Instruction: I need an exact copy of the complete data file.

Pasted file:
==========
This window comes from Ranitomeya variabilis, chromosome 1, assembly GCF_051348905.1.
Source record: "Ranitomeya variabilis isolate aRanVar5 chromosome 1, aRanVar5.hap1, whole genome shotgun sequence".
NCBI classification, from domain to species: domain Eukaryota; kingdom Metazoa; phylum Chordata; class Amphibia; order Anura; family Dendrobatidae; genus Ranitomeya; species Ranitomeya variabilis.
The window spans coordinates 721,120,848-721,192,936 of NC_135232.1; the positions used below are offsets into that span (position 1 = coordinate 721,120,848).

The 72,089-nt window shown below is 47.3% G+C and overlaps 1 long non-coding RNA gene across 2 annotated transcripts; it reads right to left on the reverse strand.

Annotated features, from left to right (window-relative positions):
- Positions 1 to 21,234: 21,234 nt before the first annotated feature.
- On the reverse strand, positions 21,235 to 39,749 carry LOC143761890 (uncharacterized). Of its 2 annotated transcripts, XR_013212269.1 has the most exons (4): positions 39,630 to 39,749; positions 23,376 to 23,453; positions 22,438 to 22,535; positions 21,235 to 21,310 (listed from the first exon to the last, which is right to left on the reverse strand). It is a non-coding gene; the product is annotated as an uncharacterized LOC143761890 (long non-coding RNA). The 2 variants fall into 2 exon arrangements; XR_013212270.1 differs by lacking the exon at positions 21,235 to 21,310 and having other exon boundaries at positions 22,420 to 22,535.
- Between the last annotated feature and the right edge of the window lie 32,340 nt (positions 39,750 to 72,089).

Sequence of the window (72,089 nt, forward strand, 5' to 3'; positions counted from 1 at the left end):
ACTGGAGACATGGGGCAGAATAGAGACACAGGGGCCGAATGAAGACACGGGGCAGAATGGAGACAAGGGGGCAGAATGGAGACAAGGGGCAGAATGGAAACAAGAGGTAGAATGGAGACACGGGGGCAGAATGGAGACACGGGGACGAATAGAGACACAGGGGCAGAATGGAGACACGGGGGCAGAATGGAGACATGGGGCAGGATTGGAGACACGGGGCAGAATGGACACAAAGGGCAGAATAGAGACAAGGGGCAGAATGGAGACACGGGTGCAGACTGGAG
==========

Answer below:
This window comes from Ranitomeya variabilis, chromosome 1, assembly GCF_051348905.1.
Source record: "Ranitomeya variabilis isolate aRanVar5 chromosome 1, aRanVar5.hap1, whole genome shotgun sequence".
NCBI classification, from domain to species: domain Eukaryota; kingdom Metazoa; phylum Chordata; class Amphibia; order Anura; family Dendrobatidae; genus Ranitomeya; species Ranitomeya variabilis.
The window spans coordinates 721,120,848-721,192,936 of NC_135232.1; the positions used below are offsets into that span (position 1 = coordinate 721,120,848).

The 72,089-nt window shown below is 47.3% G+C and overlaps 1 long non-coding RNA gene across 2 annotated transcripts; it reads right to left on the reverse strand.

Annotated features, from left to right (window-relative positions):
- Positions 1 to 21,234: 21,234 nt before the first annotated feature.
- On the reverse strand, positions 21,235 to 39,749 carry LOC143761890 (uncharacterized). Of its 2 annotated transcripts, XR_013212269.1 has the most exons (4): positions 39,630 to 39,749; positions 23,376 to 23,453; positions 22,438 to 22,535; positions 21,235 to 21,310 (listed from the first exon to the last, which is right to left on the reverse strand). It is a non-coding gene; the product is annotated as an uncharacterized LOC143761890 (long non-coding RNA). The 2 variants fall into 2 exon arrangements; XR_013212270.1 differs by lacking the exon at positions 21,235 to 21,310 and having other exon boundaries at positions 22,420 to 22,535.
- Between the last annotated feature and the right edge of the window lie 32,340 nt (positions 39,750 to 72,089).

Sequence of the window (72,089 nt, forward strand, 5' to 3'; positions counted from 1 at the left end):
ACTGGAGACATGGGGCAGAATAGAGACACAGGGGCCGAATGAAGACACGGGGCAGAATGGAGACAAGGGGGCAGAATGGAGACAAGGGGCAGAATGGAAACAAGAGGTAGAATGGAGACACGGGGGCAGAATGGAGACACGGGGACGAATAGAGACACAGGGGCAGAATGGAGACACGGGGGCAGAATGGAGACATGGGGCAGGATTGGAGACACGGGGCAGAATGGACACAAAGGGCAGAATAGAGACAAGGGGCAGAATGGAGACACGGGTGCAGACTGGAG